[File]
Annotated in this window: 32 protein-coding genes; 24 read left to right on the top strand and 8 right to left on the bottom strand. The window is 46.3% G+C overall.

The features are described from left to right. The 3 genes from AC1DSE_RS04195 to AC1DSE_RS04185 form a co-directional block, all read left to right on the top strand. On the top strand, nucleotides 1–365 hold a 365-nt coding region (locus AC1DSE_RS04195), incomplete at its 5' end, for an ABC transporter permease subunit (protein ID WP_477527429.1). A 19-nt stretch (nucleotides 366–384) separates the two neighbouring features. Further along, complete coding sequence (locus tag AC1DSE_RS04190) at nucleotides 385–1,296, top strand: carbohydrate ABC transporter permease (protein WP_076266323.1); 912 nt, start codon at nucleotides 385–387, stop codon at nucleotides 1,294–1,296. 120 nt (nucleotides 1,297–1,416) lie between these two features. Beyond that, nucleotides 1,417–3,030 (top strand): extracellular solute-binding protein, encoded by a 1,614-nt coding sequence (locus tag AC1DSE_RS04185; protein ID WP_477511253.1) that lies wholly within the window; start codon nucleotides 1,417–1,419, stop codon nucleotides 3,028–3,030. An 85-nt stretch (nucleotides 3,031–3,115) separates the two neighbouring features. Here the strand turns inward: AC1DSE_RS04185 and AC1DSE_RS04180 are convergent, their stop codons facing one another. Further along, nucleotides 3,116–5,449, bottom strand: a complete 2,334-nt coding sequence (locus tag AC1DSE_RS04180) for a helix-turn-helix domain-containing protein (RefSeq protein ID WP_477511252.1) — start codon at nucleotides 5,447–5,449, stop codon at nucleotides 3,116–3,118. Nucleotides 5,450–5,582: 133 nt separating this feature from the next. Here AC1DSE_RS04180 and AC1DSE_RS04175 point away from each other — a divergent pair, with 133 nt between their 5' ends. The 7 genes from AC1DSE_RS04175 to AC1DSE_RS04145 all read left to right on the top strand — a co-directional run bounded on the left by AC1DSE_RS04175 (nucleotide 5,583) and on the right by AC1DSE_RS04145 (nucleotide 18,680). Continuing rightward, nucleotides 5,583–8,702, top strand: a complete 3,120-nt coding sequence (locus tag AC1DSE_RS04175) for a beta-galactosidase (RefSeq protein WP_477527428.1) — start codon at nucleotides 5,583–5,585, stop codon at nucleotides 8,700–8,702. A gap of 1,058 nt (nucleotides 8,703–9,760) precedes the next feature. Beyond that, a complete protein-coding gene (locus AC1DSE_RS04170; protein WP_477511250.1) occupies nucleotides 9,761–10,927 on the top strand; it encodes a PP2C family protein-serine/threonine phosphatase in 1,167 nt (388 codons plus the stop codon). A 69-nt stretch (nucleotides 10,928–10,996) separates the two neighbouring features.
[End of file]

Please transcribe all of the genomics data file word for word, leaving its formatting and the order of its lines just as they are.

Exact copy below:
Annotated in this window: 32 protein-coding genes; 24 read left to right on the top strand and 8 right to left on the bottom strand. The window is 46.3% G+C overall.

The features are described from left to right. The 3 genes from AC1DSE_RS04195 to AC1DSE_RS04185 form a co-directional block, all read left to right on the top strand. On the top strand, nucleotides 1–365 hold a 365-nt coding region (locus AC1DSE_RS04195), incomplete at its 5' end, for an ABC transporter permease subunit (protein ID WP_477527429.1). A 19-nt stretch (nucleotides 366–384) separates the two neighbouring features. Further along, complete coding sequence (locus tag AC1DSE_RS04190) at nucleotides 385–1,296, top strand: carbohydrate ABC transporter permease (protein WP_076266323.1); 912 nt, start codon at nucleotides 385–387, stop codon at nucleotides 1,294–1,296. 120 nt (nucleotides 1,297–1,416) lie between these two features. Beyond that, nucleotides 1,417–3,030 (top strand): extracellular solute-binding protein, encoded by a 1,614-nt coding sequence (locus tag AC1DSE_RS04185; protein ID WP_477511253.1) that lies wholly within the window; start codon nucleotides 1,417–1,419, stop codon nucleotides 3,028–3,030. An 85-nt stretch (nucleotides 3,031–3,115) separates the two neighbouring features. Here the strand turns inward: AC1DSE_RS04185 and AC1DSE_RS04180 are convergent, their stop codons facing one another. Further along, nucleotides 3,116–5,449, bottom strand: a complete 2,334-nt coding sequence (locus tag AC1DSE_RS04180) for a helix-turn-helix domain-containing protein (RefSeq protein ID WP_477511252.1) — start codon at nucleotides 5,447–5,449, stop codon at nucleotides 3,116–3,118. Nucleotides 5,450–5,582: 133 nt separating this feature from the next. Here AC1DSE_RS04180 and AC1DSE_RS04175 point away from each other — a divergent pair, with 133 nt between their 5' ends. The 7 genes from AC1DSE_RS04175 to AC1DSE_RS04145 all read left to right on the top strand — a co-directional run bounded on the left by AC1DSE_RS04175 (nucleotide 5,583) and on the right by AC1DSE_RS04145 (nucleotide 18,680). Continuing rightward, nucleotides 5,583–8,702, top strand: a complete 3,120-nt coding sequence (locus tag AC1DSE_RS04175) for a beta-galactosidase (RefSeq protein WP_477527428.1) — start codon at nucleotides 5,583–5,585, stop codon at nucleotides 8,700–8,702. A gap of 1,058 nt (nucleotides 8,703–9,760) precedes the next feature. Beyond that, a complete protein-coding gene (locus AC1DSE_RS04170; protein WP_477511250.1) occupies nucleotides 9,761–10,927 on the top strand; it encodes a PP2C family protein-serine/threonine phosphatase in 1,167 nt (388 codons plus the stop codon). A 69-nt stretch (nucleotides 10,928–10,996) separates the two neighbouring features.